Space Foundation plans GoG corridor move in May
After nine years in a 12,000-square-foot building on South 14th Street, the Space Foundation plans to relocate in May to an office/warehouse facility over three times
that size off Garden of the Gods Road.
The international, nonprofit space-advocacy organization had help in finalizing its plans. "The approximately $960,000 purchase of the Space Foundation's portion of the building [at 4425 Arrows-west Drive] was funded primarily by the El Pomar Foundation and its internal Ackerman Fund, which granted a total of $610,000 - $385,000 in the name of El Pomar and $225,000 in the name of the Ackerman Fund," a foundation press release explains. "The Colorado Springs Regional Economic Development Corporation (EDC) helped locate the property and broker the real estate deal, and the State of Colorado Economic Development Commission provided $350,000."
Technically it's a condominium agreement with the Foundation for Colorado Springs Future (FCSF), a 501(c)(3) organization established by the EDC, and the two- story, 45,715-square-foot space is part of a 171,500-square-foot office and warehouse structure recently purchased by the FCSF, the release states.
In return for this support, the Space Foundation has agreed to keep its headquarters here for the next 15 years. This includes its annual National Space Symposium at the Broadmoor, which attracts visitors and space professionals from around the world.
The foundation had started at an eastside location in 1983.
The agency bought its current, partly two-story building at 310 S. 14th St. in 2002, but has since outgrown it, according to Carol Hively, a spokesperson for the Space Foundation. Asked if the nonprofit had received any offers to move to another city, Hively said, "There were no formal offers, but there were frequent discussions that could have led to formal offers."
"The Space Foundation is thrilled to be able to remain in our home town," said organization CEO Elliot Pulham. "The EDC's support and the generous donations from El Pomar and the Ackerman Fund underscore what a supportive and savvy business community we have here."
He said funding for facility renovations at the Arrowswest site - including creation of areas for the public - is being sought from additional donors. Such funding will be bolstered, he added, when the 14th Street building is sold.
Elaborating on the public aspects, Hively said the organization is considering the development of a year-round museum offering space information and artifacts, plus a "more permanent display of the Space Technology Hall of Fame." There's a Hall now at 14th Street, and the public can drop in to see it, but "it's just a small hallway," Hively said.
The foundation is also trying to locate a rocket that's gone into space. A rendering of how that might look was displayed at the press conference last week that announced the move. The idea is to mount the rocket in front of the building, to help call attention to the site, which is in a "much more high-profile location" than the present location, Hively said. "People driving down Garden of the Gods Road will notice the building, and they can stop in."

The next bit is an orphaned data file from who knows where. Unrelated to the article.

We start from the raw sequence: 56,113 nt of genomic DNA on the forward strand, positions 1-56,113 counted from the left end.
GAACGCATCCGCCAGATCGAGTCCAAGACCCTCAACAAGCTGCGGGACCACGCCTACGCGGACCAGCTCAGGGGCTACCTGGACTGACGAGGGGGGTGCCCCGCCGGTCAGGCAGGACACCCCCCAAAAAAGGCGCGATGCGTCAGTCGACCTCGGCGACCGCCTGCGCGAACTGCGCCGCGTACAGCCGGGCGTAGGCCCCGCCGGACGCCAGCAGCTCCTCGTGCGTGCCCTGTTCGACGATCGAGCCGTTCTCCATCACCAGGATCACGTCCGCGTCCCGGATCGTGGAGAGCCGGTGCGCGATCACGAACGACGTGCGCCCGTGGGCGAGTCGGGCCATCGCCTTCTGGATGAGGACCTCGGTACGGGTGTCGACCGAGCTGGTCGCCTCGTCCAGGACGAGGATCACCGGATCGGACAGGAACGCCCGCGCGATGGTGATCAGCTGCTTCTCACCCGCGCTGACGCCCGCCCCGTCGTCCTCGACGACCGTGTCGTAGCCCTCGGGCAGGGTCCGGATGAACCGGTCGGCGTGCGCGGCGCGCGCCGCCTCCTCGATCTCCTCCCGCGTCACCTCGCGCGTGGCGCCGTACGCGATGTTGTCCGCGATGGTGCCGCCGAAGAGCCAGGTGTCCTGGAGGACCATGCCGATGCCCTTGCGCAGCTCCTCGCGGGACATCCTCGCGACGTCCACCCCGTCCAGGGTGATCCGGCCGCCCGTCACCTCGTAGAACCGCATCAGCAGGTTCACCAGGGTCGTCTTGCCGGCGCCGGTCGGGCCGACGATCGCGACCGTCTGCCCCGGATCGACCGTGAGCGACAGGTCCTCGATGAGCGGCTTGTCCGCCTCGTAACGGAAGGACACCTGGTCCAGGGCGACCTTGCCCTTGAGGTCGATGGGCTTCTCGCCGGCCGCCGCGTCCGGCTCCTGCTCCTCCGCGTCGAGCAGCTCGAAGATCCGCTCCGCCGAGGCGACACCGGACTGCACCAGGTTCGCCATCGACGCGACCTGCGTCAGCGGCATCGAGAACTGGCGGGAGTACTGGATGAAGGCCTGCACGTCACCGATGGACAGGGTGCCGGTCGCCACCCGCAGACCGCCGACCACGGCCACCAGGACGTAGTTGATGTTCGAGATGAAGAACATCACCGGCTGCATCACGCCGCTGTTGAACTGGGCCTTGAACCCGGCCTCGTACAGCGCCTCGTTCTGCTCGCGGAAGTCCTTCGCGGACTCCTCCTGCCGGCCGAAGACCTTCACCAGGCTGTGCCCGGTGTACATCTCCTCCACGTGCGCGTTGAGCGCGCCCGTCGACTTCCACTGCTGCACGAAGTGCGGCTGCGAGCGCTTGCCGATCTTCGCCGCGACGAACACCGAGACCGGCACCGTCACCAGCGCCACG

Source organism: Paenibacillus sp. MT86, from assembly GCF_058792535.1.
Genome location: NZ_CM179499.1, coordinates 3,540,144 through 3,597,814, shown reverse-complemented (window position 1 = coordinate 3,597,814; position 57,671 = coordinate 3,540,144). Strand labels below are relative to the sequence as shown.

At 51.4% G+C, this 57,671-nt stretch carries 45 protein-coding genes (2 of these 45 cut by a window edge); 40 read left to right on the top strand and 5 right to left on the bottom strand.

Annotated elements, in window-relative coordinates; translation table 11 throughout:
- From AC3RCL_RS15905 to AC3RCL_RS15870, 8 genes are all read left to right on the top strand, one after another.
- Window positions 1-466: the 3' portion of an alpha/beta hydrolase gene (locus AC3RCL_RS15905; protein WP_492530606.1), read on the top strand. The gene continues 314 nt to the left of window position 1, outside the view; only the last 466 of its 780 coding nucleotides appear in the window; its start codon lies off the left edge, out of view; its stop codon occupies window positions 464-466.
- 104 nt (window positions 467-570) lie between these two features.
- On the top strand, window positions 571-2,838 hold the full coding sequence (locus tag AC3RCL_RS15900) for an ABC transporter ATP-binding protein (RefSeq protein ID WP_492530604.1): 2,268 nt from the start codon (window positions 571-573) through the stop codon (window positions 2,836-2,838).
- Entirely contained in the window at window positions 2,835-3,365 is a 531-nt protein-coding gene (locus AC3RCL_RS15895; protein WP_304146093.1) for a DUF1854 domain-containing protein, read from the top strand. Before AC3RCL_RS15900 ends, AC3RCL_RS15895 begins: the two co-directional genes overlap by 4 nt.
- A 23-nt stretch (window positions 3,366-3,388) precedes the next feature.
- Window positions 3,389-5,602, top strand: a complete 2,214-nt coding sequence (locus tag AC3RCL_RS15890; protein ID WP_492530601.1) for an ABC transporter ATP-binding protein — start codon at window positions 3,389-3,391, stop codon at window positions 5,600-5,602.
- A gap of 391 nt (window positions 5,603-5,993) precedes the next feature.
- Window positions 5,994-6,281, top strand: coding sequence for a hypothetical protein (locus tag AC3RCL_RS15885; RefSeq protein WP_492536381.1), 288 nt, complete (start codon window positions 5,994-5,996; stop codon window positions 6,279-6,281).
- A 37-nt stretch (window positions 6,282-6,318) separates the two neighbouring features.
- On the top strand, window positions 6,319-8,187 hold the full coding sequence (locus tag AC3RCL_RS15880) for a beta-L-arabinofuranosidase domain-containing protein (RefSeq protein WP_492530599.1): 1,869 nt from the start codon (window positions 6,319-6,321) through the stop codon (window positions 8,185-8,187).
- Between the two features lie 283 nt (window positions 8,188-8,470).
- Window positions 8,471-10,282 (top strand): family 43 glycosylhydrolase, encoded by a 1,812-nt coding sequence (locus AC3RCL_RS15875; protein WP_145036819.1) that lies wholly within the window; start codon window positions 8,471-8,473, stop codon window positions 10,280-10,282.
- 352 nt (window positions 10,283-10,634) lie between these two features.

The overall plan for the new location, according to Pulham, is to "showcase the extraordinary contributions space makes to our everyday lives and, over time, to grow our staff and services."
The Space Foundation currently has just under 50 employees, but may add to that at the new location, Hively said.
The El Pomar Foundation was "one of the first supporters of the Space Foundation nearly 30 years ago," commented El Pomar Foundation Chairman and CEO William J. Hybl. "The trustees of El Pomar are pleased to be a partner in the effort that culminates with the Space Foundation planting even deeper, long-lasting roots in our community."
"What an exciting way to kick off the New Year," said Mike Kazmierski, president and chief executive officer of the EDC. "Retention of the Space Foundation has been a priority for the EDC for the past two and a half years. The long-term commitment by one of our community's treasured assets to stay and grow right here in Colorado Springs for years to come is something worth celebrating."
The Space Foundation was started after the death of Apollo astronaut and Colorado-native John L. "Jack" Swigert, with the mission "to foster, develop, and promote, among the citizens of the United States of America and among other people of the world ... a greater understanding and awareness ... of the practical and theoretical utilization of space ... for the benefit of civilization and the fostering of a peaceful and prosperous world."
Swigert had been elected to Colorado's newly created 6th Congressional District in November 1982, but died of cancer before taking office. The foundation now has a presence at District 11's Swigert Aerospace Academy.
According to the press release, the Space Foundation "is the foremost advocate for all sectors of the space industry and a leader in space awareness activities, educational programs that bring space into the classroom and major industry events, including the National Space Symposium."
Westside Pioneer/press release